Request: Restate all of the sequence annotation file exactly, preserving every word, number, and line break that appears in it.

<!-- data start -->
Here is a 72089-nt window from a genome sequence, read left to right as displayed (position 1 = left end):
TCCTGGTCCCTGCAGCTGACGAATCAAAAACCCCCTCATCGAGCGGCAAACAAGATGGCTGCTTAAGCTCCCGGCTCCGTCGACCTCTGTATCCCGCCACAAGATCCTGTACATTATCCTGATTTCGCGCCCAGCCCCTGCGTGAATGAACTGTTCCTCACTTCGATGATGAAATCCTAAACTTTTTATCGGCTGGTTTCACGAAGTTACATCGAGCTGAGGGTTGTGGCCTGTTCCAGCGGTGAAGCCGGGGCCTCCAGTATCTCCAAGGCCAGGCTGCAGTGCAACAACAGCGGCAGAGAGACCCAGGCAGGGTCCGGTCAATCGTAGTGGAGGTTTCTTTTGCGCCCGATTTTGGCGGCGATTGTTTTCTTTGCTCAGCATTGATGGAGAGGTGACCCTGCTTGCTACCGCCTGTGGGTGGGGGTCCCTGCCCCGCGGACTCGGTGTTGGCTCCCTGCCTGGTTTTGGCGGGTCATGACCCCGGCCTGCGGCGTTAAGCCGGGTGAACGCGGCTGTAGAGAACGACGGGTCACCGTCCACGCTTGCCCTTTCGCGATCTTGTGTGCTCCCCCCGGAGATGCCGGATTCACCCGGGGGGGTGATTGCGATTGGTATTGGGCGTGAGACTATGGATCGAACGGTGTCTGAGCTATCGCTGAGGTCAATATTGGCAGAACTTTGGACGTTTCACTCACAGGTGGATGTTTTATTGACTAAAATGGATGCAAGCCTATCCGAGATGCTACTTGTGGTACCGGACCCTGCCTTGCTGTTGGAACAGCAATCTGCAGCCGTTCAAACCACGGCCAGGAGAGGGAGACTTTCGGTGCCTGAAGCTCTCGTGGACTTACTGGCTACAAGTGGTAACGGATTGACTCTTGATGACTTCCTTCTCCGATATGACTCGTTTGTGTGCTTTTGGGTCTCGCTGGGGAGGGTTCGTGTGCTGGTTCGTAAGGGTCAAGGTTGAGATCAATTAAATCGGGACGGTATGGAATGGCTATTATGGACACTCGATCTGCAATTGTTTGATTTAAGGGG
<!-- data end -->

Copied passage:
Here is a 72089-nt window from a genome sequence, read left to right as displayed (position 1 = left end):
TCCTGGTCCCTGCAGCTGACGAATCAAAAACCCCCTCATCGAGCGGCAAACAAGATGGCTGCTTAAGCTCCCGGCTCCGTCGACCTCTGTATCCCGCCACAAGATCCTGTACATTATCCTGATTTCGCGCCCAGCCCCTGCGTGAATGAACTGTTCCTCACTTCGATGATGAAATCCTAAACTTTTTATCGGCTGGTTTCACGAAGTTACATCGAGCTGAGGGTTGTGGCCTGTTCCAGCGGTGAAGCCGGGGCCTCCAGTATCTCCAAGGCCAGGCTGCAGTGCAACAACAGCGGCAGAGAGACCCAGGCAGGGTCCGGTCAATCGTAGTGGAGGTTTCTTTTGCGCCCGATTTTGGCGGCGATTGTTTTCTTTGCTCAGCATTGATGGAGAGGTGACCCTGCTTGCTACCGCCTGTGGGTGGGGGTCCCTGCCCCGCGGACTCGGTGTTGGCTCCCTGCCTGGTTTTGGCGGGTCATGACCCCGGCCTGCGGCGTTAAGCCGGGTGAACGCGGCTGTAGAGAACGACGGGTCACCGTCCACGCTTGCCCTTTCGCGATCTTGTGTGCTCCCCCCGGAGATGCCGGATTCACCCGGGGGGGTGATTGCGATTGGTATTGGGCGTGAGACTATGGATCGAACGGTGTCTGAGCTATCGCTGAGGTCAATATTGGCAGAACTTTGGACGTTTCACTCACAGGTGGATGTTTTATTGACTAAAATGGATGCAAGCCTATCCGAGATGCTACTTGTGGTACCGGACCCTGCCTTGCTGTTGGAACAGCAATCTGCAGCCGTTCAAACCACGGCCAGGAGAGGGAGACTTTCGGTGCCTGAAGCTCTCGTGGACTTACTGGCTACAAGTGGTAACGGATTGACTCTTGATGACTTCCTTCTCCGATATGACTCGTTTGTGTGCTTTTGGGTCTCGCTGGGGAGGGTTCGTGTGCTGGTTCGTAAGGGTCAAGGTTGAGATCAATTAAATCGGGACGGTATGGAATGGCTATTATGGACACTCGATCTGCAATTGTTTGATTTAAGGGG